Silver Lining for Coupons Expected during the Pandemic
By Jack Grant
COVID-19 has staggered the economy and led to tight household budgets and a greater consumer desire for savings. Such a change in consumer attitudes and behavior is typical during recessionary times.
Coupon experts look to the recession of 2008 for clues to their fortunes during the coronavirus pandemic as well as for lessons learned to apply today.
Both coupon distribution and redemption were growing during the 2008 recessionary time period, according to Maggie Giancola, VP, CPG Sales & Strategy, Valassis. That growth continued all the way to 2011 and beyond in comparison to prior times.
“That tells us that then, just as now, consumers are hungry for savings. They need savings to make ends meet and to bring normalcy and feel connected with their brands and categories. That behavior fundamentally changed once they started doing it, they continued doing it,” said Giancola, speaking as part of a virtual roundtable discussion called Rethinking Shopper Engagement During the COVID-19 Crisis, sponsored by the Path to Purchase Institute.
When analyzing the 2008 recession and its aftermath, Quotient Technology also identified a change in consumer behavior with increased desire for savings. This could have been due to general economic uncertainty coupled with the desire to stretch tight budgets as much as possible, according to Steven Boal, CEO and Chairman of Quotient Technology.
“In 2009, consumers used 70 percent more digital coupons than they did in 2008. This trend continued, even throughout the following bull market with consumers using 3.8 times more coupons in 2019 than in 2008,” he said.
As a result of current events, he added, Quotient anticipates a similar trend in shoppers’ need for increased value. The difference now is that coupon redemption has gone digital, and shopper expectations – particularly with regards to personalization – have grown.
Ron Fischer, President of Redemption Processing Representatives (RPR), agrees that coupon redemption will increase. However, the greater increase will be with digital.
With the spike in demand for coupons in 2008 came heightened expectations for a simple, accessible redemption experience, Boal explained. Shoppers wanted to be able to find and redeem coupons quickly and easily online.
“In the 12 years since, the expectation for a clean digital experience has become a requirement,” he said. “With increased delivery and curbside pickup options, marketing teams need to take every step to pave the way for easy discovery and subsequent redemption – whether that be through loyalty-linked coupons, the opportunity to shop at any retailer, shopping list integration, personalization and more. Luckily, the time since 2008 has also seen meaningful breakthroughs in the kind of data and analytics available to brands and retailers. They now have the information they need to provide a better, more personalized and therefore more valuable savings experiences to shoppers.”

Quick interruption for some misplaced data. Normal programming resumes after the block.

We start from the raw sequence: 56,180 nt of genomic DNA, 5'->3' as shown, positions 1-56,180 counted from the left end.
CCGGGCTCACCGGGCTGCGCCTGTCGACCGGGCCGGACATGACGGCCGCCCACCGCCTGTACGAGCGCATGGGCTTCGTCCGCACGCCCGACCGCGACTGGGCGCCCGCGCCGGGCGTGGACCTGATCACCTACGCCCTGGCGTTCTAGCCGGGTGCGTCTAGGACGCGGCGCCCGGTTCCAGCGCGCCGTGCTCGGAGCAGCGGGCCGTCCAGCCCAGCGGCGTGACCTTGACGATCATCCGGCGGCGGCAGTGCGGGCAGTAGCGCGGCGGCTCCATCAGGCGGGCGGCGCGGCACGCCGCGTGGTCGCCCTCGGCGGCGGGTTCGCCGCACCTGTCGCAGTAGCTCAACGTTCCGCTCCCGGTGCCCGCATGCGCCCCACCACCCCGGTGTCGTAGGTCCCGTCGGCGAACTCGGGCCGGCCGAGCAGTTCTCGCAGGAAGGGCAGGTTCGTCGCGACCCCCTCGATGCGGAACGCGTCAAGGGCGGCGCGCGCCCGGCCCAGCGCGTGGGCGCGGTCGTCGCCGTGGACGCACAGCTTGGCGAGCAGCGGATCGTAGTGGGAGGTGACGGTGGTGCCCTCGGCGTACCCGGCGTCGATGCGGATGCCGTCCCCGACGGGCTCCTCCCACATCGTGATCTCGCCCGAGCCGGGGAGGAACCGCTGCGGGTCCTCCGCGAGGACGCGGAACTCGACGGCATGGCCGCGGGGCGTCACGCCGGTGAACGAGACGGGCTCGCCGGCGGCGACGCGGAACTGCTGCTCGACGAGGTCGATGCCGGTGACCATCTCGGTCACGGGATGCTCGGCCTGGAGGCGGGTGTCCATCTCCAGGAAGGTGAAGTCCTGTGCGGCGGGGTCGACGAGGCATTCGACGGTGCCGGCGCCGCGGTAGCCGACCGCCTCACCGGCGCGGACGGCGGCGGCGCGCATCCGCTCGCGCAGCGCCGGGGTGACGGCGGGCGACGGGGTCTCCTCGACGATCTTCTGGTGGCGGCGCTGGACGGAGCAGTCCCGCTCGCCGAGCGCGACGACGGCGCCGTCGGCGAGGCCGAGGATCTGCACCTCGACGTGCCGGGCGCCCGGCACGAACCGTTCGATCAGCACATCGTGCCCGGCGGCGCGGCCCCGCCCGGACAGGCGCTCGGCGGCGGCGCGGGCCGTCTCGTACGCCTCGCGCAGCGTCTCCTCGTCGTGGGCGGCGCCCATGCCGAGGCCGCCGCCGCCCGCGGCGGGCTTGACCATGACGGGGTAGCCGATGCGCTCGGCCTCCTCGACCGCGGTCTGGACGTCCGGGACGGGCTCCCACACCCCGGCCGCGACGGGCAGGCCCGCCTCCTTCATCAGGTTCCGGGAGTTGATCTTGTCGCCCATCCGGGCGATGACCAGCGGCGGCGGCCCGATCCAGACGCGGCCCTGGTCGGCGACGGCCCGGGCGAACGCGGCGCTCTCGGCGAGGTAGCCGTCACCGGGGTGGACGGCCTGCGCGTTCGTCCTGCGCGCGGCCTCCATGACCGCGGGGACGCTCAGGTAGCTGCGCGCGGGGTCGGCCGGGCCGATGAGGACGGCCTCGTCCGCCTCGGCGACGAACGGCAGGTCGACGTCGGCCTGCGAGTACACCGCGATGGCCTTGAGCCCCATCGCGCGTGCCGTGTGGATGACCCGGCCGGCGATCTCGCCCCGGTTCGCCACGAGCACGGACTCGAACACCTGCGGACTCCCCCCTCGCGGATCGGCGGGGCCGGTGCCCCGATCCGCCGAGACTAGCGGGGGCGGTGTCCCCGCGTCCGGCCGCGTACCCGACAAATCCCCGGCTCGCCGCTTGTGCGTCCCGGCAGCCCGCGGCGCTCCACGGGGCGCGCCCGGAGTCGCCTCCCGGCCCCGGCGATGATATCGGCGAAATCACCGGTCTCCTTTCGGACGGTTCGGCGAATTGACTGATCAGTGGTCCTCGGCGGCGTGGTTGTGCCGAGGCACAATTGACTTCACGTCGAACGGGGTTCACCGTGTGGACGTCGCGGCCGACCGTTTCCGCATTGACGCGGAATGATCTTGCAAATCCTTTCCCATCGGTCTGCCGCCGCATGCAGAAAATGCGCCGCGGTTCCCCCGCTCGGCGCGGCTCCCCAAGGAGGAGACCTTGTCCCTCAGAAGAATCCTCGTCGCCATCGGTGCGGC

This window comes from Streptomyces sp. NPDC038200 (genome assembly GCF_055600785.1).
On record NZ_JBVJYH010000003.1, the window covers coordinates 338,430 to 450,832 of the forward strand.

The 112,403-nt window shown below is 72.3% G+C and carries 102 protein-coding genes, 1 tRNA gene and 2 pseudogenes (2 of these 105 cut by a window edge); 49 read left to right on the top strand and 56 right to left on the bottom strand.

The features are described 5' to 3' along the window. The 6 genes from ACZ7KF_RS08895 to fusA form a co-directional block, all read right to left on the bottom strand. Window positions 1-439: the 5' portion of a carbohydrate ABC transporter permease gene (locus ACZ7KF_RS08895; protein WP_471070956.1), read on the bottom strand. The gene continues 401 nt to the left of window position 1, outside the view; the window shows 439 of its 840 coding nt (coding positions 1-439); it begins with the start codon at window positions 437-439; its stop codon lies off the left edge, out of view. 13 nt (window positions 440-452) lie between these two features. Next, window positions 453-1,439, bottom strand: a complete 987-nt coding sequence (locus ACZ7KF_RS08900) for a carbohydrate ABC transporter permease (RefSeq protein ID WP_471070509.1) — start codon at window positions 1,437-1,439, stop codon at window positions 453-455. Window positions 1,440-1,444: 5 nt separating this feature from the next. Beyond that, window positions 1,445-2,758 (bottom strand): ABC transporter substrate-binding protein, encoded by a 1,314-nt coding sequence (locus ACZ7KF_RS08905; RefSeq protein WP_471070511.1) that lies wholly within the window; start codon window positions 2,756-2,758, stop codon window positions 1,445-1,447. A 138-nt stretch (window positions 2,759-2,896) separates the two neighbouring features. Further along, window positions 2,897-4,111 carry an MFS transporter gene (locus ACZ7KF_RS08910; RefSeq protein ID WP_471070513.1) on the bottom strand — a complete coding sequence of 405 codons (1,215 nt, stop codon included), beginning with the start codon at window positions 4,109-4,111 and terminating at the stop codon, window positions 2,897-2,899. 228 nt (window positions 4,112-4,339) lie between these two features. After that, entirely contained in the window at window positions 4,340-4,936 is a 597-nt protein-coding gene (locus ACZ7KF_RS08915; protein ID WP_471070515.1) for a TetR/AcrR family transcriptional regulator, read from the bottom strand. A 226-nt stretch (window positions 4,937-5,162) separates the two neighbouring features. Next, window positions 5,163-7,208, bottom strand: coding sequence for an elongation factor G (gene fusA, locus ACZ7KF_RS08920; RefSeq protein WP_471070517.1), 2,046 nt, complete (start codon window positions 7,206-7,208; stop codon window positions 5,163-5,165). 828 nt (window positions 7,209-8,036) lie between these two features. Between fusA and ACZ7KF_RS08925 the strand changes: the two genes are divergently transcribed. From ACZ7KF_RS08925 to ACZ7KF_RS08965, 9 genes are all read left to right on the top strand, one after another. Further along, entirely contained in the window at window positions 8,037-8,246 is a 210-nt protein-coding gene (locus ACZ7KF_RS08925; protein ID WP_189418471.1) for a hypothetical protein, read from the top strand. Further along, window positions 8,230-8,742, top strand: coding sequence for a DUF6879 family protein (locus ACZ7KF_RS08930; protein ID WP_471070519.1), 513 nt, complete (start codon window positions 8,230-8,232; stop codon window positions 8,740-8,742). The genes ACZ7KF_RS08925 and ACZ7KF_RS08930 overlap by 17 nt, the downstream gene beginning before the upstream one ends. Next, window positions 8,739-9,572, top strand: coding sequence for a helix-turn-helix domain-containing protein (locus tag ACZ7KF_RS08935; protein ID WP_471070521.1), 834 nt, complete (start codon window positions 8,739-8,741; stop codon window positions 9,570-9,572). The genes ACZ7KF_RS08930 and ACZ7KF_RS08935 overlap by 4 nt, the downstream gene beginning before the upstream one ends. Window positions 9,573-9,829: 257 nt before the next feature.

Meanwhile, FSIs are a real challenge due to the planning requirements and COVID-19, according to Fischer of RPR. The predictions of a second wave will force brands to use other media.
During the Path to Purchase virtual roundtable, Giancola of Valassis explained that consumers are motivated to buy and that can build a holistic understanding of how to execute coupon programs with current risks in play. She talked about publishing FSIs – potentially not in a full circulation that a brand might have historically done but in top opportunity markets where excess inventory might be a factor. And then from that, funneling through trigger-based marketing in digital efforts.
“So amplifying the fact that you have an FSI in market, but in those top opportunity areas, areas that might have excel inventory which we know from our real-time inventory data, and using digital to hone in on consumers and push that message out in real time that our product is available. Go buy it and use these offers to make ends meet,” she said.
The current pandemic poses an additional challenge for FSIs, according to Boal of Quotient. Due to COVID-19, the handling and exchange of paper is inadvisable due to the potential spread of the contagion.
“Therefore, coupons should be integrated into this digital, contactless checkout experience,” he urged. “Digital coupons offer additional value to retailers and brands who can target specific audiences to meet their varying objectives. Shoppers, in turn, receive relevant offers that will benefit them in the short term and strengthen their relationship with brands and retailers in the long term,” he summed up.